Friday Five

Posts have been irregular of late, so welcome to my “Friday Five” – five short thoughts, tips, links, or comments that either aren’t lengthy enough to form a whole post or they actually have nothing to do with genealogy!

1 – The case of John Barnes and Stephen Damman

I was surprised that this piece of news wasn’t picked up by more genea-blogs.  John Barnes is convinced that he is not really a member of his family.  After too many unanswered questions about his birth, he began to research missing children.  After learning of the case of Stephen Damman,  a toddler kidnapped outside of a New York bakery in 1955, he wondered if he was the missing boy.  Remarkably, the adult Barnes resembled the photo of the toddler – most notably his eyes and a similar facial scar.  Damman’s sister, who was a baby at the time of the kidnapping, met with Barnes and noted a resemblance to her father.  A “do it yourself” DNA test indicated the possibility that they were related.  The FBI got involved to perform a more detailed DNA test to determine if Barnes was indeed the boy who had been missing for over 50 years.  Sadly, at least for Barnes and the Damman family, the DNA test showed that he is not.  Barnes’ own father is still alive and incredulous that his son thinks he was either adopted, switched at birth, or kidnapped.   What struck me about this story is the fact that at one time or another, most of us have wondered if we’re related to our own parents and siblings.  “Surely I was adopted!  I am nothing like him/her/them!”  But just about all of us that were not adopted have to admit that, whether because of shared physical traits or personality traits, we are our parents’ child.  How sad it must be for Mr. Barnes to feel so disconnected from the family he grew up with that he believes he does not really share their blood.  Perhaps he does not – I have not read any mention of a DNA test to prove his relation to his own father.  But it is also sad for the elderly Mr. Damman, who had a glimmer of hope after years of missing his son, and also for his daughter who hoped to to know her brother.  She and Barnes both said they felt a “connection”, which made the finding even sadder.  This was an interesting genealogical mystery involving DNA testing, but it did not have the happy ending that everyone wanted.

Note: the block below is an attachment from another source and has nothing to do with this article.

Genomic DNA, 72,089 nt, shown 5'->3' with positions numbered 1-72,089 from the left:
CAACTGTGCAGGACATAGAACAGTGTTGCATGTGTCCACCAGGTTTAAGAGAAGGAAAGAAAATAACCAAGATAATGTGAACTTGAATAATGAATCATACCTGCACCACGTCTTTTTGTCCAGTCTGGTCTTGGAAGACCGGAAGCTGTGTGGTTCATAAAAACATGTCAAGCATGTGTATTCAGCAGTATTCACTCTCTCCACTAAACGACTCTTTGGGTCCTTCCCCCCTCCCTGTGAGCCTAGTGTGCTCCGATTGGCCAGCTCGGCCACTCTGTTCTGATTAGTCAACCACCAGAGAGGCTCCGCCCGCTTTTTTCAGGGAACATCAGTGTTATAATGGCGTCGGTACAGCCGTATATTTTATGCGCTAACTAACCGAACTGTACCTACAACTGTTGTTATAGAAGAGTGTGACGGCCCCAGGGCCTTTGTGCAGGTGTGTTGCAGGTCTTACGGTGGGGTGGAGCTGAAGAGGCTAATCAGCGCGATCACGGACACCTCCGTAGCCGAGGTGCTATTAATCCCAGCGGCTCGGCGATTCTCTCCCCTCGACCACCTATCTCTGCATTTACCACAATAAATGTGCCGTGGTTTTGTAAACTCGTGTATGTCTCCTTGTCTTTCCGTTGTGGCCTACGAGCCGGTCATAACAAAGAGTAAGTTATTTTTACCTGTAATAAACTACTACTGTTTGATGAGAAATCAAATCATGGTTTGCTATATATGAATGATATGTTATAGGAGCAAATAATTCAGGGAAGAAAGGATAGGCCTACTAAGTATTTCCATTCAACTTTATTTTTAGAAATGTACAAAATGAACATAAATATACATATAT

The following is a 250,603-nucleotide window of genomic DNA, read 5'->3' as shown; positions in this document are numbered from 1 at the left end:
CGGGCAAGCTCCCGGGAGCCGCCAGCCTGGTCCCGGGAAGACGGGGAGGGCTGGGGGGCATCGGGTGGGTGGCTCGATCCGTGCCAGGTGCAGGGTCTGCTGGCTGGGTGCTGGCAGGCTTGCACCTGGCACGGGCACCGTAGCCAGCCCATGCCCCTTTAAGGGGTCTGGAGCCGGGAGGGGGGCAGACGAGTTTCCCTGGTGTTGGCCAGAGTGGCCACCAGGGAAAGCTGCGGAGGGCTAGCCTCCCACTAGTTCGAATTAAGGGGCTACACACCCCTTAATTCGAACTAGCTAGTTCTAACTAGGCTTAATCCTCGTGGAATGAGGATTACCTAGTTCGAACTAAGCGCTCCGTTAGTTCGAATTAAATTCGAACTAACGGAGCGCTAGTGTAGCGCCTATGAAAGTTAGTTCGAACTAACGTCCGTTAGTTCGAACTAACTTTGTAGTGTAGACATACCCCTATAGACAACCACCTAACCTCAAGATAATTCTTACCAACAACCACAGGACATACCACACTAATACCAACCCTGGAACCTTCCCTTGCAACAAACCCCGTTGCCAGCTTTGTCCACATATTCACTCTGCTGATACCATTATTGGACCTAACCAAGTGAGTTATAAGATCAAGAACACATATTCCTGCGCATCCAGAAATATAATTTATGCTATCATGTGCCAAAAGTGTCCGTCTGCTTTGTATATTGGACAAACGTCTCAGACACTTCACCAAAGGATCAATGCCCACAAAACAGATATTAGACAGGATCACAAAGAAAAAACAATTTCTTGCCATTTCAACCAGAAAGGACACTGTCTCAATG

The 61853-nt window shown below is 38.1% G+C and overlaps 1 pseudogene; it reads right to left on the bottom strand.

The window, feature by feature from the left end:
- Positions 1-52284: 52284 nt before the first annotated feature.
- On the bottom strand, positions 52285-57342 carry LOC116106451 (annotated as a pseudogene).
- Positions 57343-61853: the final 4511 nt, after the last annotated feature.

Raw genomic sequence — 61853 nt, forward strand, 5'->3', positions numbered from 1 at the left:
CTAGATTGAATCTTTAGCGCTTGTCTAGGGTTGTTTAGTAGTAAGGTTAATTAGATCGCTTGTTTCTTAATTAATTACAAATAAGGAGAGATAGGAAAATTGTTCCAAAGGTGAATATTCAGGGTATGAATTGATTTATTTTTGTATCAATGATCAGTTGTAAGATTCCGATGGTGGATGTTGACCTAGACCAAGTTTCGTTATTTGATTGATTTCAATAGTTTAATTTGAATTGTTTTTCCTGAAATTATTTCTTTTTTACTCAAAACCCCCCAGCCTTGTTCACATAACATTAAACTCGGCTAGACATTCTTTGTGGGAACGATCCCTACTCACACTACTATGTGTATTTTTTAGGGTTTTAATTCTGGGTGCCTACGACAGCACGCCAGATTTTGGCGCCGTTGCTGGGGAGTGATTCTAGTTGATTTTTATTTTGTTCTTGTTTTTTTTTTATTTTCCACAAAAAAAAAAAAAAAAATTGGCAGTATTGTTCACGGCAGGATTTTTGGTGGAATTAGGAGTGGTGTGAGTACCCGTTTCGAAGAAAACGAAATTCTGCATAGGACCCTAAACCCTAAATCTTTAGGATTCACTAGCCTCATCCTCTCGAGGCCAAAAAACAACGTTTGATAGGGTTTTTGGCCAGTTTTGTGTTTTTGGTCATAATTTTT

2 – The Empire that was Russia

On Facebook, Thomas MacEntee posted a link to the amazing photographs of Sergei Prokudin-Gorskii, the photographer to the czar in 1905.  He developed (no pun intended) a way to take color photographs using three colored filters.  When the images are combined, it results in a color photograph.  I knew our ancestors didn’t live in a black and white world like most photographs show us, but seeing these vibrant photographs of old scenes is amazing.  See the photos at the Library of Congress Exhibit.  Although I cherish even the few black and white photos I have of my ancestors, wouldn’t it be amazing to see them in color?

3 – Wireless Printers and Scanners

I’m shopping for a wireless printer-scanner.  Does anyone have any recommendations?

4 – Local Historians

My local historical society found my local history article from the COG in May, so this week I’ll attend a meeting and likely join their group.

5 – Laugh of the Week

Footnote.com or footnoteMaven.com?  LOL  That really cracked me up!  I must confess that I visit Maven’s site far more than the records site!

That’s all, folks.  Have a happy 4th of July and enjoy the 3-day weekend if you are lucky enough to have one!

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